Despite the long and ultimately quite harrowing day before, we set off for Chilling bright and early. Straight out of camp, we climbed up a mini pass, Lanak La, only ~14,000 ft. Down we went on the other side, and after crossing a campsite, up we went again, climbing gradually on a winding path to DungDung La.
Words cannot describe the unique agony of struggling up a steep and apparently never-ending slope at 16,000 ft. Placing one foot just microscopically ahead of the other, at a pace a caterpillar might be ashamed of, and still having to stop after only a few steps, gasping piteously – there’s no doubt that mountains can reduce the nominally fit to shreds in a matter of minutes.
But, by noon, we were at the pass, and our view of the path we had traveled stretched all the way back to Konzke La. It was hard to believe we could have walked that far in a day. Ahead of us, under gathering clouds, was the Ladakh range on the left and very far away, the Stok range straight ahead, and the Zanskar range on the right. The Zanskar river, which appeared briefly and disappeared far away showed the path the Chadar Ice trek from Chilling to Padum would follow.
After a long sloping walk at quite a high altitude, the path went down, down, down. I, in the lead again, again took a wrong turn and led Amit down a steep and uncomfortable descent of about half an hour. After that, I went on ahead to ascertain whether the untenable route we were following improved or disappeared and found, to my utmost dismay, that it did the latter. After a heated debate and a lot of self reproach, we got back on the right track and found the “tail-enders” coming along. From there on, we went together, and made it to Chilling without further incident.
At Chilling, our horses from Leh awaited us, as we discovered to our relief the next morning. Our donkeys from Lamayuru ferried our stuff to the river and there we parted company from them. We made the usual exciting crossing of the Zanskar: hauled across by means of a basket suspended high over the water. The walk to Skiu was uneventful, except that Skiu seemed much farther away than I remember it being. The trail is hot and dry and dusty like a desert and we were all relieved to reach Skiu around 3 p.m.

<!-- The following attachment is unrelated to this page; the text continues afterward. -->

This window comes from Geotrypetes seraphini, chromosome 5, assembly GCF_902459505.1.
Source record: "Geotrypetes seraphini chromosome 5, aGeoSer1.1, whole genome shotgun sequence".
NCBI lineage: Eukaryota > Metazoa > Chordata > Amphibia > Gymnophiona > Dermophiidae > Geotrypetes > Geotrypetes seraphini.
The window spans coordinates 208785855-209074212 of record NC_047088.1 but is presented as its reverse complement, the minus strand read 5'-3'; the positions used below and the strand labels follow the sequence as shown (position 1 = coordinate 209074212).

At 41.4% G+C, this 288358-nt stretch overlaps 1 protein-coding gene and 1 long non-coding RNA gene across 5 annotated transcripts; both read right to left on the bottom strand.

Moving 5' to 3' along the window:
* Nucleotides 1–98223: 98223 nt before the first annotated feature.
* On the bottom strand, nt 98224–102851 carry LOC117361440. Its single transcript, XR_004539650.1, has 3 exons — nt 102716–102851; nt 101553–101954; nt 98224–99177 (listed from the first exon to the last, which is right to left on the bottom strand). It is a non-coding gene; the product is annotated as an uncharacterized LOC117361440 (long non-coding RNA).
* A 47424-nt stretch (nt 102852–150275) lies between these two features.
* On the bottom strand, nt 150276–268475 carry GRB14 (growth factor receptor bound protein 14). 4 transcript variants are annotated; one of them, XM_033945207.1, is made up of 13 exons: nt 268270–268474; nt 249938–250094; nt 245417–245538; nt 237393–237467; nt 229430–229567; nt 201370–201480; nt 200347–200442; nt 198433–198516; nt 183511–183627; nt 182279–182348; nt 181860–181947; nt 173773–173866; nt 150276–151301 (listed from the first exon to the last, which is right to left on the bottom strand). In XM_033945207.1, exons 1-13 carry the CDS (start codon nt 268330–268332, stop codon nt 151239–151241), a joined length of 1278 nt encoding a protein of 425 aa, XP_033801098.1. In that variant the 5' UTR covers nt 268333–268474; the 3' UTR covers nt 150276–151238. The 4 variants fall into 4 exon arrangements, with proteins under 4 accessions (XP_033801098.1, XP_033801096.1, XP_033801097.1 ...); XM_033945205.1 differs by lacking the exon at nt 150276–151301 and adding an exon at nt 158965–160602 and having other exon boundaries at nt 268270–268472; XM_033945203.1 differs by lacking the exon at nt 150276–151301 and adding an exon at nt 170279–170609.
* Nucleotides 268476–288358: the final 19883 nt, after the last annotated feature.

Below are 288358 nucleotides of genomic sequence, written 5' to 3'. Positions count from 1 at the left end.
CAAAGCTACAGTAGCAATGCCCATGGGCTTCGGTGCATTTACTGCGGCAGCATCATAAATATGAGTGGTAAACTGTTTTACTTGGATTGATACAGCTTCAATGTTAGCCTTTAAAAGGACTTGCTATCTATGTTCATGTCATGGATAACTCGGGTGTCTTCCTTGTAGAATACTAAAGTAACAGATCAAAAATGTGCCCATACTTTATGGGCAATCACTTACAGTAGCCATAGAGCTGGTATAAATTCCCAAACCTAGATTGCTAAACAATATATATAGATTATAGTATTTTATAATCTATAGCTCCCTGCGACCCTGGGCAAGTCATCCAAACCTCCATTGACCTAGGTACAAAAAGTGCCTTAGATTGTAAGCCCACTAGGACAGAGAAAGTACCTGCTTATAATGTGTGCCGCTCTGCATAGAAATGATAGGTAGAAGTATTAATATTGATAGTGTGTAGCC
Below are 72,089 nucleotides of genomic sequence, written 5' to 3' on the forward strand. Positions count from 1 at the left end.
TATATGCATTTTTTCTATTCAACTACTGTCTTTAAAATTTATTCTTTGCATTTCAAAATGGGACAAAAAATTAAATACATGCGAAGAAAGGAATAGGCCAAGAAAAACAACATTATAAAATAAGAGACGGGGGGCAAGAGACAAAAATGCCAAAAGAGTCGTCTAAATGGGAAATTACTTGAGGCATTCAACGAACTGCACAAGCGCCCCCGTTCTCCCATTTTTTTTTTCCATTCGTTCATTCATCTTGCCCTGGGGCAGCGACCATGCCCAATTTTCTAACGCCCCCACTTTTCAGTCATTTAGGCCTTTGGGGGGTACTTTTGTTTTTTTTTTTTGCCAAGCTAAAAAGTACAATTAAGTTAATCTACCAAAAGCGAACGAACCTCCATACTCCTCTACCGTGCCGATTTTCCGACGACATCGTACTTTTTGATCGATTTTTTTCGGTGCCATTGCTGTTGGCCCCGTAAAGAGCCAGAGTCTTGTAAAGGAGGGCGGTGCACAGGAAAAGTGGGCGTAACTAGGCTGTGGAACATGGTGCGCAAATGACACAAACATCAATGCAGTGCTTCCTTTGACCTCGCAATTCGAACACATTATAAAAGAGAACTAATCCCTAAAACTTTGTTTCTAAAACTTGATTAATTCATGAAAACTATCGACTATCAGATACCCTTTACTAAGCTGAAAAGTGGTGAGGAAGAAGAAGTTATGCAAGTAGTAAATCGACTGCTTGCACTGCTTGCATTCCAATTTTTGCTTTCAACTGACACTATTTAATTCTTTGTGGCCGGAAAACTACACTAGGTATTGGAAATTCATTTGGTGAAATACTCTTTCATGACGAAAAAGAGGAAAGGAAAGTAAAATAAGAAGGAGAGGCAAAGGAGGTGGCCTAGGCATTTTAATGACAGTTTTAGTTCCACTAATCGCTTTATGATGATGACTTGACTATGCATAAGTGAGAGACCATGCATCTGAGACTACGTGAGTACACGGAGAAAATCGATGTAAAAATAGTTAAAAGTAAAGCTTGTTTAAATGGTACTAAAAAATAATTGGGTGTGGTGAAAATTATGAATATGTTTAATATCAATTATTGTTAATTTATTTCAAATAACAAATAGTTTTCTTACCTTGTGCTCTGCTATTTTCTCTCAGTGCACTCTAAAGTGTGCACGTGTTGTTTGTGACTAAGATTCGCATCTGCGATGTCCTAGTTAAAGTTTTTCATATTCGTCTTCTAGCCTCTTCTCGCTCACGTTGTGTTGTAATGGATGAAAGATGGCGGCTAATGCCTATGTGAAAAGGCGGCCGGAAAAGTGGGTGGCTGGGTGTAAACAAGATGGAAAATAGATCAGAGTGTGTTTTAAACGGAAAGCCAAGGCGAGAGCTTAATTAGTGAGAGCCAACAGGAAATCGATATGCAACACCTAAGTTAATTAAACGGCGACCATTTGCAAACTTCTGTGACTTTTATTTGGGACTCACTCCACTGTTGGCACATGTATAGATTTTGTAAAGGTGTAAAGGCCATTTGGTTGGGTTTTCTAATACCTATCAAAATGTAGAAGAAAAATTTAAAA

Hot and dry gave way to cloudy and the next morning, soon after we left, it began raining. Umbrellas and raincoats were grumblingly put into use, but everybody wanted nothing more than to reach and get out of the rain as soon as possible. Markha, our destination for the day, was a good 18 km away, but it was a level walk and normally we should have made it in 3 hours. At first, after our various misadventures, we all walked roughly together. Then, at one point the path went both down and up. Amit followed the lower option, while the rest of us took the high road. We expected to meet after a few minutes, where the high road went down to the river, and we kept an eye out for signs of Amit navigating the lower path, but saw no sign of him at all. We reached the bottom and waited, but he didn’t come. Then Ballu went back along the lower path to look for him, and came back and reported that the lower path was clear, easy to navigate, and that Amit must have crossed this point ages ago and gone on ahead. But I was adamant that he would not have done any such thing without waiting to see us first. We have to go back and check again, I told Ballu, who clearly thought I was out of my mind to be worried. I had seen the limits of Amit’s mountain-climbing skills already and wasn’t leaving anything to chance, though. As DDB&B said, only half jokingly, we were all expecting him to be lying somewhere, unconscious, hands, legs and ribs smashed, and to see his blue jacket floating by on the lazy waters of the Markha river.